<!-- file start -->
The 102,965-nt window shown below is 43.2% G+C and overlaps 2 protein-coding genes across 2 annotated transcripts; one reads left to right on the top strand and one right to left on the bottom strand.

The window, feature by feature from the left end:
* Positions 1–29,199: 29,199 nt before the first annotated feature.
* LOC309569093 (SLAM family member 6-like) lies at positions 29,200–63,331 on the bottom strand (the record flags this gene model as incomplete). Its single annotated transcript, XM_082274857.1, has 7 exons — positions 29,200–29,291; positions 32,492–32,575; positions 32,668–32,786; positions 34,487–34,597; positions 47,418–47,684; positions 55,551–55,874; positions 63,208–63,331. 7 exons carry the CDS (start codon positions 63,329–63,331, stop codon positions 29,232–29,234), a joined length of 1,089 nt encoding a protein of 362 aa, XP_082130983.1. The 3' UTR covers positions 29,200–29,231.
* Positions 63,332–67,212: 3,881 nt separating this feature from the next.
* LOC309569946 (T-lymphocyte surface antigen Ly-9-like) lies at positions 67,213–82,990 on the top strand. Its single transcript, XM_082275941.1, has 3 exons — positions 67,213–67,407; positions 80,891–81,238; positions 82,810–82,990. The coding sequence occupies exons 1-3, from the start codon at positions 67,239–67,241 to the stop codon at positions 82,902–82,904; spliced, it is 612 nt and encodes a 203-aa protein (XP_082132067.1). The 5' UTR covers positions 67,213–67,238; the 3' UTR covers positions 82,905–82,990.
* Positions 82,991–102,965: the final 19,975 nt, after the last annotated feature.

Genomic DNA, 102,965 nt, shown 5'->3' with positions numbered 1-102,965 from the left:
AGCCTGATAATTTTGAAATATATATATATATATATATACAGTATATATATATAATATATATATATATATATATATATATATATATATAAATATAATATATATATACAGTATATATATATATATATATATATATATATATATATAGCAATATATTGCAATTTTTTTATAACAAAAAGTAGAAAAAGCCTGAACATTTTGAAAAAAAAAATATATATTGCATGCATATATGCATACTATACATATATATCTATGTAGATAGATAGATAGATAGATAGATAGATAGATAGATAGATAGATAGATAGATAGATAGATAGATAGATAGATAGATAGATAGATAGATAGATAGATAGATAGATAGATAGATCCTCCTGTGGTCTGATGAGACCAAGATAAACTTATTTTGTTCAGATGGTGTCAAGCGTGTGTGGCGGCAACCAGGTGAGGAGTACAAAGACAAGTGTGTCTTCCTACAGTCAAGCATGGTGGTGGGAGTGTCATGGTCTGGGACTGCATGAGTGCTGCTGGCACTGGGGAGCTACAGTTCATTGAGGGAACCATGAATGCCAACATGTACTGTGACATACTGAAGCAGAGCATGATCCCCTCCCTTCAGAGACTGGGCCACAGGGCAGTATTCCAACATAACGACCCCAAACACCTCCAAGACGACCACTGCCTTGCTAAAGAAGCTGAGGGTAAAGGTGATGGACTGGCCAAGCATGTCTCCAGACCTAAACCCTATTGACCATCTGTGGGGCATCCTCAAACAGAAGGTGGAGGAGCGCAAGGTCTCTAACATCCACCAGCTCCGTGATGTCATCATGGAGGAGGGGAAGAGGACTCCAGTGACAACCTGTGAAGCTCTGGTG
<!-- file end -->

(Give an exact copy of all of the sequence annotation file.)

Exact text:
The 102,965-nt window shown below is 43.2% G+C and overlaps 2 protein-coding genes across 2 annotated transcripts; one reads left to right on the top strand and one right to left on the bottom strand.

The window, feature by feature from the left end:
* Positions 1–29,199: 29,199 nt before the first annotated feature.
* LOC309569093 (SLAM family member 6-like) lies at positions 29,200–63,331 on the bottom strand (the record flags this gene model as incomplete). Its single annotated transcript, XM_082274857.1, has 7 exons — positions 29,200–29,291; positions 32,492–32,575; positions 32,668–32,786; positions 34,487–34,597; positions 47,418–47,684; positions 55,551–55,874; positions 63,208–63,331. 7 exons carry the CDS (start codon positions 63,329–63,331, stop codon positions 29,232–29,234), a joined length of 1,089 nt encoding a protein of 362 aa, XP_082130983.1. The 3' UTR covers positions 29,200–29,231.
* Positions 63,332–67,212: 3,881 nt separating this feature from the next.
* LOC309569946 (T-lymphocyte surface antigen Ly-9-like) lies at positions 67,213–82,990 on the top strand. Its single transcript, XM_082275941.1, has 3 exons — positions 67,213–67,407; positions 80,891–81,238; positions 82,810–82,990. The coding sequence occupies exons 1-3, from the start codon at positions 67,239–67,241 to the stop codon at positions 82,902–82,904; spliced, it is 612 nt and encodes a 203-aa protein (XP_082132067.1). The 5' UTR covers positions 67,213–67,238; the 3' UTR covers positions 82,905–82,990.
* Positions 82,991–102,965: the final 19,975 nt, after the last annotated feature.

Genomic DNA, 102,965 nt, shown 5'->3' with positions numbered 1-102,965 from the left:
AGCCTGATAATTTTGAAATATATATATATATATATATACAGTATATATATATAATATATATATATATATATATATATATATATATATAAATATAATATATATATACAGTATATATATATATATATATATATATATATATATATAGCAATATATTGCAATTTTTTTATAACAAAAAGTAGAAAAAGCCTGAACATTTTGAAAAAAAAAATATATATTGCATGCATATATGCATACTATACATATATATCTATGTAGATAGATAGATAGATAGATAGATAGATAGATAGATAGATAGATAGATAGATAGATAGATAGATAGATAGATAGATAGATAGATAGATAGATAGATAGATAGATAGATAGATCCTCCTGTGGTCTGATGAGACCAAGATAAACTTATTTTGTTCAGATGGTGTCAAGCGTGTGTGGCGGCAACCAGGTGAGGAGTACAAAGACAAGTGTGTCTTCCTACAGTCAAGCATGGTGGTGGGAGTGTCATGGTCTGGGACTGCATGAGTGCTGCTGGCACTGGGGAGCTACAGTTCATTGAGGGAACCATGAATGCCAACATGTACTGTGACATACTGAAGCAGAGCATGATCCCCTCCCTTCAGAGACTGGGCCACAGGGCAGTATTCCAACATAACGACCCCAAACACCTCCAAGACGACCACTGCCTTGCTAAAGAAGCTGAGGGTAAAGGTGATGGACTGGCCAAGCATGTCTCCAGACCTAAACCCTATTGACCATCTGTGGGGCATCCTCAAACAGAAGGTGGAGGAGCGCAAGGTCTCTAACATCCACCAGCTCCGTGATGTCATCATGGAGGAGGGGAAGAGGACTCCAGTGACAACCTGTGAAGCTCTGGTG